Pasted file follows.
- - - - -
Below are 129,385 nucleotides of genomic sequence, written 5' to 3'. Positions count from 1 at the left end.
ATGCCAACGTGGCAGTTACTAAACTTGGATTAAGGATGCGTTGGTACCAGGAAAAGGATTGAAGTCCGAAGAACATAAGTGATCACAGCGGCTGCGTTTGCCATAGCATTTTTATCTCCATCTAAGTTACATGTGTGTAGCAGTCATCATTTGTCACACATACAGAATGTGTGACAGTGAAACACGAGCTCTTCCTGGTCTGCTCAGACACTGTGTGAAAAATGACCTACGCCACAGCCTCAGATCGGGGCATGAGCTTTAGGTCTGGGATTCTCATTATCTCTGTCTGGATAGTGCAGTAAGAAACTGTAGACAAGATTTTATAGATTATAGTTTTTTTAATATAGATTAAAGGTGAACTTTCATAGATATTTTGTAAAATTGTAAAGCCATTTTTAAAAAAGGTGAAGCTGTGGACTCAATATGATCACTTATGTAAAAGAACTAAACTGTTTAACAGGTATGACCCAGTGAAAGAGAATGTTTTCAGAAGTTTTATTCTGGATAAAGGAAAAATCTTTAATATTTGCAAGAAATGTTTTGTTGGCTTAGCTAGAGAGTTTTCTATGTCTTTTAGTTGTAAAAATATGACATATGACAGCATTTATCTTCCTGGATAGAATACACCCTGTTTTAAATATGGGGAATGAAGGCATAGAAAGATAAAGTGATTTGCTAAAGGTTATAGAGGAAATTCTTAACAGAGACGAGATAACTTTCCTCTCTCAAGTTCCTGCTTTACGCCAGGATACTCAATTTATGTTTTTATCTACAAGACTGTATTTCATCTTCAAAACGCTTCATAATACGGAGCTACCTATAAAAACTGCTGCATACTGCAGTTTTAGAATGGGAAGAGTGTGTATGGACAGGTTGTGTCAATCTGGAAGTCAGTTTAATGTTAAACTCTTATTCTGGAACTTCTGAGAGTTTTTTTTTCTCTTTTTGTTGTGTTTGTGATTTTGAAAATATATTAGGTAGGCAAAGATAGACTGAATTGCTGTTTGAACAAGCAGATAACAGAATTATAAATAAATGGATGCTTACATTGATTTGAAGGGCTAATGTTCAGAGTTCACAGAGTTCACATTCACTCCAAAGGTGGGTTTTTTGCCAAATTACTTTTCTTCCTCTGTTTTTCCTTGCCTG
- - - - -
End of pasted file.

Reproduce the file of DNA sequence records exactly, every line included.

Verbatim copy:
Below are 129,385 nucleotides of genomic sequence, written 5' to 3'. Positions count from 1 at the left end.
ATGCCAACGTGGCAGTTACTAAACTTGGATTAAGGATGCGTTGGTACCAGGAAAAGGATTGAAGTCCGAAGAACATAAGTGATCACAGCGGCTGCGTTTGCCATAGCATTTTTATCTCCATCTAAGTTACATGTGTGTAGCAGTCATCATTTGTCACACATACAGAATGTGTGACAGTGAAACACGAGCTCTTCCTGGTCTGCTCAGACACTGTGTGAAAAATGACCTACGCCACAGCCTCAGATCGGGGCATGAGCTTTAGGTCTGGGATTCTCATTATCTCTGTCTGGATAGTGCAGTAAGAAACTGTAGACAAGATTTTATAGATTATAGTTTTTTTAATATAGATTAAAGGTGAACTTTCATAGATATTTTGTAAAATTGTAAAGCCATTTTTAAAAAAGGTGAAGCTGTGGACTCAATATGATCACTTATGTAAAAGAACTAAACTGTTTAACAGGTATGACCCAGTGAAAGAGAATGTTTTCAGAAGTTTTATTCTGGATAAAGGAAAAATCTTTAATATTTGCAAGAAATGTTTTGTTGGCTTAGCTAGAGAGTTTTCTATGTCTTTTAGTTGTAAAAATATGACATATGACAGCATTTATCTTCCTGGATAGAATACACCCTGTTTTAAATATGGGGAATGAAGGCATAGAAAGATAAAGTGATTTGCTAAAGGTTATAGAGGAAATTCTTAACAGAGACGAGATAACTTTCCTCTCTCAAGTTCCTGCTTTACGCCAGGATACTCAATTTATGTTTTTATCTACAAGACTGTATTTCATCTTCAAAACGCTTCATAATACGGAGCTACCTATAAAAACTGCTGCATACTGCAGTTTTAGAATGGGAAGAGTGTGTATGGACAGGTTGTGTCAATCTGGAAGTCAGTTTAATGTTAAACTCTTATTCTGGAACTTCTGAGAGTTTTTTTTTCTCTTTTTGTTGTGTTTGTGATTTTGAAAATATATTAGGTAGGCAAAGATAGACTGAATTGCTGTTTGAACAAGCAGATAACAGAATTATAAATAAATGGATGCTTACATTGATTTGAAGGGCTAATGTTCAGAGTTCACAGAGTTCACATTCACTCCAAAGGTGGGTTTTTTGCCAAATTACTTTTCTTCCTCTGTTTTTCCTTGCCTG